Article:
The all-seeing eye
March 22, 2008
The fact that as you read the web the web reads you has been obvious since Mark Zuckerberg was in short pants. The ability of cookies, algorithms and other software to discern, at light speed, your identity, desires, and intentions lies at the heart of the web's attractiveness as a commercial medium, and pushing that ability forward is critical to the competitiveness of web firms, particularly those serving up search results and ads.
A patent issued to Google this week - and noted by Slashdot - sheds light on one area where the search giant is hoping to enhance its ability to "read the user." The patent covers a set of techniques for, as the authors cumbersomely put it, "rendering advertisements with documents having one or more topics using user topic interest." Google recognizes that web pages or other online documents often have many sections and include many topics. The resulting ambiguity about what a viewer is looking at or is interested in complicates the placement of relevant ads on the page. An ad may be tied to a section or topic that is of little interest to the viewer and thus fails to capture his attention.
What Google has patented is a way to decipher which page regions and topics the viewer is interested in based on the viewer's behavior after he's arrived at the page. (Typically, ads are served based on the user's behavior before he arrives at a page.) The patent's scope, in defining the elements of behavior, is broad, even open-ended: "Examples of user behavior include (a) cursor positioning, (b) cursor dwell time, (c) document item (e.g., link, control button, etc.) selection, (d) user eye direction relative to the document, (e) user facial expressions, (f) user expressions, and/or (g) express user input (e.g., increasing the volume of an audio segment), etc." Any of these actions could be used to trigger the placement of an ad or the replacement of one ad with another, as illustrated in the following figure from the patent.
This is yet another example of a patent that appears to cover a very broad range of analytical techniques. More interesting, though, is how it points to an expansion in the ways web companies will be able to, in effect, read our minds. Should the Google methods be implemented - and I don't doubt they will, in some form - our computers won't just feed back to companies information about what we click on or where we move our cursors but also, thanks to the ubiquitous webcam, information about our "facial expressions" as we peruse a page. We all have our tell-tales, the tics that give us away, and once you digitize them and run them through an algorithm, they're pure gold.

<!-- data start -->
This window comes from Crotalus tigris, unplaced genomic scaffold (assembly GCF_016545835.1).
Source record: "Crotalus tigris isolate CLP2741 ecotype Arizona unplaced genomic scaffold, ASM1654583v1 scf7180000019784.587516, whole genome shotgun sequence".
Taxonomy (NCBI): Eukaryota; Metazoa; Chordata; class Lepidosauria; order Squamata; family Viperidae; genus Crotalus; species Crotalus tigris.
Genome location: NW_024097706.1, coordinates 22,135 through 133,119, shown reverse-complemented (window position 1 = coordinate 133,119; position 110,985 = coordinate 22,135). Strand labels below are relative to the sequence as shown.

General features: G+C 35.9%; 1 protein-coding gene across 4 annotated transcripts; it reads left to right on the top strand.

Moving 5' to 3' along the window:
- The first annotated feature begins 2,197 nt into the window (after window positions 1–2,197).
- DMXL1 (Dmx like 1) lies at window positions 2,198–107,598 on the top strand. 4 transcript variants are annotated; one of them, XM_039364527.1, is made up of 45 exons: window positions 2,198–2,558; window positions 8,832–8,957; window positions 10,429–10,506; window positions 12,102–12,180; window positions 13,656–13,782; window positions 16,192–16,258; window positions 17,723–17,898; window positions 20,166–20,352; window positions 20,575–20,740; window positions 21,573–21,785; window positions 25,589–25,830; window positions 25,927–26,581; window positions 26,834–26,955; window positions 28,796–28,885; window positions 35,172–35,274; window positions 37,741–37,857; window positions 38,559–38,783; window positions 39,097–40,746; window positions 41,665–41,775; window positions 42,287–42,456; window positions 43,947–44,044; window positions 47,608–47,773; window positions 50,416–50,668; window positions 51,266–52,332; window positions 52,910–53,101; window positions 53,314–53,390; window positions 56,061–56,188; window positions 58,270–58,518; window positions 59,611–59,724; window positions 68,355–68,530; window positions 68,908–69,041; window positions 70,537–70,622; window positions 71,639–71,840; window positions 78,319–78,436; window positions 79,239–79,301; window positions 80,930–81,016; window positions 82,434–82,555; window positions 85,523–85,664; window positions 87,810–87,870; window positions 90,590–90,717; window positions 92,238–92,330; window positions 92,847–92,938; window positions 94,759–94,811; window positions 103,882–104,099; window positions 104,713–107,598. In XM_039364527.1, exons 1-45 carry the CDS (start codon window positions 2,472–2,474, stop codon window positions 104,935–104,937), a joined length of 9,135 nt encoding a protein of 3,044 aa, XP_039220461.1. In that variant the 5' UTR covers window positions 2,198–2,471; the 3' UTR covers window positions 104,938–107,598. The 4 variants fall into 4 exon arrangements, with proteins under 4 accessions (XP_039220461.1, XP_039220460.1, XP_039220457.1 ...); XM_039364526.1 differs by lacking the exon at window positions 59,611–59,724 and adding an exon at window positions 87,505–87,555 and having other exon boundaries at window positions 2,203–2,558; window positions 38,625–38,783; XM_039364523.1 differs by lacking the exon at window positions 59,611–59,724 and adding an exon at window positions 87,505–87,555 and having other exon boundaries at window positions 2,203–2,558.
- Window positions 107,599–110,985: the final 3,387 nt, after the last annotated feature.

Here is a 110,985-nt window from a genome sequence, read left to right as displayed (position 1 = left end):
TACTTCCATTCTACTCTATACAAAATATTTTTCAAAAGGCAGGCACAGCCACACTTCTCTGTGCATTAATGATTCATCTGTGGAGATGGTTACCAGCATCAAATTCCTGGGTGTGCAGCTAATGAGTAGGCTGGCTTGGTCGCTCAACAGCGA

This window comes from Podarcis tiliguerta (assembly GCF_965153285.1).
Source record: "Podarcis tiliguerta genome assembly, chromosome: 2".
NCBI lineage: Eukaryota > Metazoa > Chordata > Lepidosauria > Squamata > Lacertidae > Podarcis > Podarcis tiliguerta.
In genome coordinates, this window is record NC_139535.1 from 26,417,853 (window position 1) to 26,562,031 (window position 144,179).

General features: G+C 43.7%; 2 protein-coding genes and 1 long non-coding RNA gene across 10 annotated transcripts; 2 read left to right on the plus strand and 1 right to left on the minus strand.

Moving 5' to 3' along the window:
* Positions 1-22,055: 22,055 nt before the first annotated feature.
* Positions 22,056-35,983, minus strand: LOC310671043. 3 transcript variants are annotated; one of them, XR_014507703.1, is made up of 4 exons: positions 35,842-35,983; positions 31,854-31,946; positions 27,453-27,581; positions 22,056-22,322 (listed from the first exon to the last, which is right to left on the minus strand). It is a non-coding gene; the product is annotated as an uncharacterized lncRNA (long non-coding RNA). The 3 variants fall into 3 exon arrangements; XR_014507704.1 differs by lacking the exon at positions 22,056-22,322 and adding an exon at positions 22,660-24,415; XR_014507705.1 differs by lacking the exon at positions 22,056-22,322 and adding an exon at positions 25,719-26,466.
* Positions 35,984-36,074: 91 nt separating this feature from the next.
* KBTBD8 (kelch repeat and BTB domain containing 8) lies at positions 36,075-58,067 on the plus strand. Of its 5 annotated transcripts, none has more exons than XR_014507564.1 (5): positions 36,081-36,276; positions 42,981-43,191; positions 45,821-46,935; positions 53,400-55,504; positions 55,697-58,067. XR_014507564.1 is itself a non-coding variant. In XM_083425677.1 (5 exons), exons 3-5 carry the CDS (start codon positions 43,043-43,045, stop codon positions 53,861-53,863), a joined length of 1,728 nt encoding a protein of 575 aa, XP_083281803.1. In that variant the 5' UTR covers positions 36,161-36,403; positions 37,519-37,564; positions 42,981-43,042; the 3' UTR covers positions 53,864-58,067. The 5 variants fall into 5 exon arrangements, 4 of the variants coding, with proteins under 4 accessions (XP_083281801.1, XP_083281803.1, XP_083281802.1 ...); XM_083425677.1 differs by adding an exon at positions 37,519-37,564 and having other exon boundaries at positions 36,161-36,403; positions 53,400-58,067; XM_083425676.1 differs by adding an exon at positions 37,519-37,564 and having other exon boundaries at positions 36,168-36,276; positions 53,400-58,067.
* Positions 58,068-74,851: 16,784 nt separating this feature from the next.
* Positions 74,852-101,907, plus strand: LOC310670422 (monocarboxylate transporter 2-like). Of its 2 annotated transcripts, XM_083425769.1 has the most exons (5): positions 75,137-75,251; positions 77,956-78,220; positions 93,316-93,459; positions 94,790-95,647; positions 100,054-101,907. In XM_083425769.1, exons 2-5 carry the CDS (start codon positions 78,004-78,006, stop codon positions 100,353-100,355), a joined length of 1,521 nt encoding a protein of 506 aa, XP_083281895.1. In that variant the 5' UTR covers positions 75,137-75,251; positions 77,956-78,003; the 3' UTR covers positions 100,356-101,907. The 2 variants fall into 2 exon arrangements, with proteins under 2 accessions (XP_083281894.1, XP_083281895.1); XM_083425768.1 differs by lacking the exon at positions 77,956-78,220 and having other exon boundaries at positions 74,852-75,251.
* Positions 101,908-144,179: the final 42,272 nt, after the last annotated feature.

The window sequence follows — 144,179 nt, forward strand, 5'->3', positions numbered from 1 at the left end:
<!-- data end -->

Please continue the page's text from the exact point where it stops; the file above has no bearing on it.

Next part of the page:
The Situationists already in the 50's knew that the market society exploits our feelings, desires and attention and redirects them to products. We'll see more and more tricks in order to hook us into buying. Creating life alternatives and becoming again masters of our weakened and scattered attention was and still is the way out.
Posted by: Ivo at March 23, 2008 01:33 AM
You can't overstate it, Nick. I don't mean you ought not or will suffer if you do. I mean, there is no way for it to be overstated.
Posted by: Tom Lord at March 23, 2008 03:04 PM
The patent shows a lack of imagination and insight. In this patent, Google are treating the Internet as a "flat space" of pages rather than the highly linked and inter-connected network of pages. Like the neurons of the brain, it is this inter-linking of pages that gives web pages contextual meaning outside their content. As the flow diagram shows, the linear algorithm assumes that content of a page alone determines the best type of ads to be displayed regardless of how the surfer got to the particular page. The path of links that a surfer uses to get to a particular page seems to me to give a lot more contextual information about the kind of ads that should be displayed.
For example, suppose I am on travel magazine looking at an article on Tahiti, then I follow a link to Polynesian Airlines. According to their algorithm, they would only be putting up ads based on the static content of the airline page. However, the context of the jump from a travel magazine to an airline might indicate the surfer is interested in a vacation and the kind of ads displayed should be related to Tahitian vacations.
Aside from the lack of dimensional thinking on the part of the engineers, the software necessary to track user mouse movements and etc. amounts to allowing Google to putting spyware on users computers. Move over Big Brother – here comer Big Google: Google is Watching You!
Posted by: Linuxguru1968 at March 24, 2008 11:28 AM
Given the conversations about privacy and who is watching users, I wonder if you would comment, Nick, on the article in the Globe and Mail discussing the Patriot Act and its implications for privacy where Google is concerned. I refer to the Slashdot article posted this afternoon that mentions it.
Posted by: wmackenz at March 24, 2008 09:52 PM
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